The Arabian Nights – most of us know the stories of Ali Baba and Aladdin, but the much longer original collection of tales were lush cautionary tales from cultures all over the world. In this beautifully rendered series retelling the One Thousand and One Nights, we revisit familiar stories and are entranced with less well-known visions. The frame of the original is the same: the mad, betrayed sultan Shahryar, beheading a bride a night, and clever Scheherazade spinning out stories to delay the morning and save her life. However in this Korean manhwa the players are recast and given a more complex back story.
This time around, the Scheherazade part is taken by Sehara, a young man beautiful and desperate enough to take his sister’s place when the murderous Shahryar summons his sister to be his nightly companion. Shahryar is not long fooled by the disguise, but he’s intrigued enough by the boy’s ploy not to have him immediately executed. And so the familiar game starts: Sehara distracts the king from his vengeful need to murder all wives by telling him stories both exotic and pointed, slowly forcing Shahryar to see his vicious cruelty for what it is.
Both writer and artist take full advantage of the cultural change each tale brings, creating gorgeous costumes and scenery. The art is not just surface, though – the emotional resonance is just as beautifully rendered, as when Shahryar realizes his wife’s betrayal and the very lines of his image splinter and vibrate with his outraged scream. It’s also evident that the creators did their homework, representing each culture with historical details and an eye toward not only how best to tell each story but also how to make it read anew. In the author and artist notes, each weighs in on why the stories resonated for them and what they chose to emphasize within each. The creators balance out the loss of Scheherazade as a strong heroine by using the stories to comment on gender roles and the place of women, especially in their retelling of Cleopatra’s tale. They also impart tidbits they learned while researching, including the fact that while Aladdin and Ali Baba are the best known heroes, their tales were not originally part of the One Thousand and One Nights but were added later by a European author.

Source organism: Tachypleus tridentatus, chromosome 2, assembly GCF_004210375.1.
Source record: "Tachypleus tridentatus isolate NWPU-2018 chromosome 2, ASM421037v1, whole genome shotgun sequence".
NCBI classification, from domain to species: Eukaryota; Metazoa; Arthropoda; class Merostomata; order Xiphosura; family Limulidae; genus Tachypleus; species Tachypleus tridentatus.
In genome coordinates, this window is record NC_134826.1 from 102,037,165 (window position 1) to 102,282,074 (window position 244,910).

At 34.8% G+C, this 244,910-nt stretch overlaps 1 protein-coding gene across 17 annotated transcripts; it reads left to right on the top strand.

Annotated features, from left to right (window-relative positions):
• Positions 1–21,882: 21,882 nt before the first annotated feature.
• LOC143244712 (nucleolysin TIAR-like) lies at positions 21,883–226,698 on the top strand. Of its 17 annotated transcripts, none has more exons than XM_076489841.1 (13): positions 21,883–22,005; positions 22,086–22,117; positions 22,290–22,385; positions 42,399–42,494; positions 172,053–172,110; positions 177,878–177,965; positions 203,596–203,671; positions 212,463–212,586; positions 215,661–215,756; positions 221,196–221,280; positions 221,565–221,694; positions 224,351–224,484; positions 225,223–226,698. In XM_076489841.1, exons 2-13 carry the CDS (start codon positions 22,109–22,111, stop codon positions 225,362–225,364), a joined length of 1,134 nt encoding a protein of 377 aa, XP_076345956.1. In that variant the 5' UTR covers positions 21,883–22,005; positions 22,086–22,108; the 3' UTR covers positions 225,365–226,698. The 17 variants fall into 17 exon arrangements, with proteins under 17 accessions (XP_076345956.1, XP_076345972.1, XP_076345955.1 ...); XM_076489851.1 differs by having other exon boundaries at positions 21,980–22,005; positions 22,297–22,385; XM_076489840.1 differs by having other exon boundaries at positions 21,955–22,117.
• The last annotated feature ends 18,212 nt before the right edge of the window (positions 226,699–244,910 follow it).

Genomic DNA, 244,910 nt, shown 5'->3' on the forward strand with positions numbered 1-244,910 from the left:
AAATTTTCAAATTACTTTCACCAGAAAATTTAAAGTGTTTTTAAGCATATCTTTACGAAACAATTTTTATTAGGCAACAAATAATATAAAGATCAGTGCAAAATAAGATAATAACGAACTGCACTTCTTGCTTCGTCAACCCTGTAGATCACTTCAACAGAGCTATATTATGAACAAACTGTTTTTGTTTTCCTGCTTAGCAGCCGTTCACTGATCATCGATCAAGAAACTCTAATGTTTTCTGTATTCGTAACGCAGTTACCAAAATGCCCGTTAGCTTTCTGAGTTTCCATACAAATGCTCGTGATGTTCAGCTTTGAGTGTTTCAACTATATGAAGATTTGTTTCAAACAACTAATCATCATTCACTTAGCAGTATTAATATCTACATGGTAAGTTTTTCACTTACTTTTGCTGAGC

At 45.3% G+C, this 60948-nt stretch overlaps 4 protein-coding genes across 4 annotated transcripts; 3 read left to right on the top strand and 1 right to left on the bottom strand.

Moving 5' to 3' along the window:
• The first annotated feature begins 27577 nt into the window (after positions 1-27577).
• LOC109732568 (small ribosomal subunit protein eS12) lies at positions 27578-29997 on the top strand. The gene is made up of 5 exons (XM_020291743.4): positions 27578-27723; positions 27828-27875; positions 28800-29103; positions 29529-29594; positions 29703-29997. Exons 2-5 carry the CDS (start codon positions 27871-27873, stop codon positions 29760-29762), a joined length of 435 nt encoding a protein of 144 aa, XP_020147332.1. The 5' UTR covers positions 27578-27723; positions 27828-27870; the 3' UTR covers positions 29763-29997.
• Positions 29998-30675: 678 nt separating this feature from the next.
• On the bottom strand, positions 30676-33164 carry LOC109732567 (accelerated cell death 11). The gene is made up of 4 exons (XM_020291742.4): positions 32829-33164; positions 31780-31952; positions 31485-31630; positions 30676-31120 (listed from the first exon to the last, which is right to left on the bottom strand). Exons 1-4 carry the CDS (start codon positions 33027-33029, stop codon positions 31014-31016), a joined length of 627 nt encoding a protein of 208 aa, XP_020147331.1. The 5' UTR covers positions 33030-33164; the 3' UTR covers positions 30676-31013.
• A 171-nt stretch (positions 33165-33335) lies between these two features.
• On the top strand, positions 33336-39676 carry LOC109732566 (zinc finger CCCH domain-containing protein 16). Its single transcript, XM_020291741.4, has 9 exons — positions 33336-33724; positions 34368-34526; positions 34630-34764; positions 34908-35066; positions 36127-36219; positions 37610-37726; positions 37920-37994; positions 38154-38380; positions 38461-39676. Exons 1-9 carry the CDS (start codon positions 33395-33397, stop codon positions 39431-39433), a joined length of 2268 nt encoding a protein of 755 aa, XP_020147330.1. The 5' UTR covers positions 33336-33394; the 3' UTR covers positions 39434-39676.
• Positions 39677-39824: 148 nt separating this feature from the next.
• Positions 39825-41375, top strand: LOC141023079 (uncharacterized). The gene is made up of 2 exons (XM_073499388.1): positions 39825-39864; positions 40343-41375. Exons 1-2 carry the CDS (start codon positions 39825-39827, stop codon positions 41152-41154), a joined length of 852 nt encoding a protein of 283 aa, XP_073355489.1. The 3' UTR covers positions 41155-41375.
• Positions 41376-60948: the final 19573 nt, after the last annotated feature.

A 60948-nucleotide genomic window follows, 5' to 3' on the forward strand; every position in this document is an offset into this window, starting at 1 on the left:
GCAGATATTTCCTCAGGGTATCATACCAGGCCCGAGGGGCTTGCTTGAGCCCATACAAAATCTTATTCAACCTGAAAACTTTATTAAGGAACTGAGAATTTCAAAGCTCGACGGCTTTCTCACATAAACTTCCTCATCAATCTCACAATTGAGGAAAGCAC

The first three volumes cover some familiar stories: Turandot, best known as an opera, and the legendary Cleopatra. Threaded through the plot of Shahryar and his court are also more obscure stories, such as a sea god bridegroom who’s strength and tragedy is found in a selfless love. Each story is vivid in its own right, and the creators weave together the multiple stories with skill. The stories within the story take up much of each volume while the tale of Shahryar’s crumbling power and rage knits all of the separate installments together. Once a strong and fair ruler, those last few loyal at court try to restore their once beloved king, reminding him of the justice and joy he once embraced. At the same time, Sehara’s own sister becomes involved with rebels determined to overthrow their vicious tyrant. Given how well the series has started, the anticipated clash of the two sides will be worth the wait.
This series does not shy away from the fact that these stories were never intended for children – the sensual content and bouts of violence are not edited and keeps the series for older teens. These are not the versions read to children. Nonetheless, the powerful mix of story and emotion make this a great way to introduce new readers to the One Thousand and One Nights.